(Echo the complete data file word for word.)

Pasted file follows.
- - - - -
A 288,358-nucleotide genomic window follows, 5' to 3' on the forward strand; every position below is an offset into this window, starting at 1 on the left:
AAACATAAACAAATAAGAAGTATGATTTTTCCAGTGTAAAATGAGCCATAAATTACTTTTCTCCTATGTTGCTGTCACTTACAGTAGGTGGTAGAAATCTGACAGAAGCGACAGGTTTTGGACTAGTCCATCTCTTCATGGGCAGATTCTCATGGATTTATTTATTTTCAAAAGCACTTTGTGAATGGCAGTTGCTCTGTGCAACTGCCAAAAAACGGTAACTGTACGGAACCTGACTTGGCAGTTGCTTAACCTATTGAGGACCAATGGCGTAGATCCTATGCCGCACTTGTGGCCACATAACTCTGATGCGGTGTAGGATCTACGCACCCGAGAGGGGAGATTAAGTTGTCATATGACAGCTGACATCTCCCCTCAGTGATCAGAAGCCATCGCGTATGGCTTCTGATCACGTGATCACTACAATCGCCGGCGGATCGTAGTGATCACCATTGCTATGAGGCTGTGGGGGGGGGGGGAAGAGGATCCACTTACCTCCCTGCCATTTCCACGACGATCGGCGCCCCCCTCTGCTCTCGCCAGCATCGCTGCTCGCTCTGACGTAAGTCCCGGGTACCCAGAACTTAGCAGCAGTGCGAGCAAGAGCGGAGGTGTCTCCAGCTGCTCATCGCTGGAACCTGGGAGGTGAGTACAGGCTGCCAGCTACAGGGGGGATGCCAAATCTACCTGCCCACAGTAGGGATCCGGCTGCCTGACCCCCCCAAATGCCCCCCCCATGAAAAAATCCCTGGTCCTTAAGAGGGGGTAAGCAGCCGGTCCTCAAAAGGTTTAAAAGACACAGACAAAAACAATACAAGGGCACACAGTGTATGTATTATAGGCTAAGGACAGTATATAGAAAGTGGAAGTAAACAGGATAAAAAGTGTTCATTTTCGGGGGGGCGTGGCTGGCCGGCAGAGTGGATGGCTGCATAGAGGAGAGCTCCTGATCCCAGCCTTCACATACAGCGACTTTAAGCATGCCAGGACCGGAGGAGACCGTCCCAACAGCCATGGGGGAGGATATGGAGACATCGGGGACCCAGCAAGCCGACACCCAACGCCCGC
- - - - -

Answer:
A 288,358-nucleotide genomic window follows, 5' to 3' on the forward strand; every position below is an offset into this window, starting at 1 on the left:
AAACATAAACAAATAAGAAGTATGATTTTTCCAGTGTAAAATGAGCCATAAATTACTTTTCTCCTATGTTGCTGTCACTTACAGTAGGTGGTAGAAATCTGACAGAAGCGACAGGTTTTGGACTAGTCCATCTCTTCATGGGCAGATTCTCATGGATTTATTTATTTTCAAAAGCACTTTGTGAATGGCAGTTGCTCTGTGCAACTGCCAAAAAACGGTAACTGTACGGAACCTGACTTGGCAGTTGCTTAACCTATTGAGGACCAATGGCGTAGATCCTATGCCGCACTTGTGGCCACATAACTCTGATGCGGTGTAGGATCTACGCACCCGAGAGGGGAGATTAAGTTGTCATATGACAGCTGACATCTCCCCTCAGTGATCAGAAGCCATCGCGTATGGCTTCTGATCACGTGATCACTACAATCGCCGGCGGATCGTAGTGATCACCATTGCTATGAGGCTGTGGGGGGGGGGGGAAGAGGATCCACTTACCTCCCTGCCATTTCCACGACGATCGGCGCCCCCCTCTGCTCTCGCCAGCATCGCTGCTCGCTCTGACGTAAGTCCCGGGTACCCAGAACTTAGCAGCAGTGCGAGCAAGAGCGGAGGTGTCTCCAGCTGCTCATCGCTGGAACCTGGGAGGTGAGTACAGGCTGCCAGCTACAGGGGGGATGCCAAATCTACCTGCCCACAGTAGGGATCCGGCTGCCTGACCCCCCCAAATGCCCCCCCCATGAAAAAATCCCTGGTCCTTAAGAGGGGGTAAGCAGCCGGTCCTCAAAAGGTTTAAAAGACACAGACAAAAACAATACAAGGGCACACAGTGTATGTATTATAGGCTAAGGACAGTATATAGAAAGTGGAAGTAAACAGGATAAAAAGTGTTCATTTTCGGGGGGGCGTGGCTGGCCGGCAGAGTGGATGGCTGCATAGAGGAGAGCTCCTGATCCCAGCCTTCACATACAGCGACTTTAAGCATGCCAGGACCGGAGGAGACCGTCCCAACAGCCATGGGGGAGGATATGGAGACATCGGGGACCCAGCAAGCCGACACCCAACGCCCGC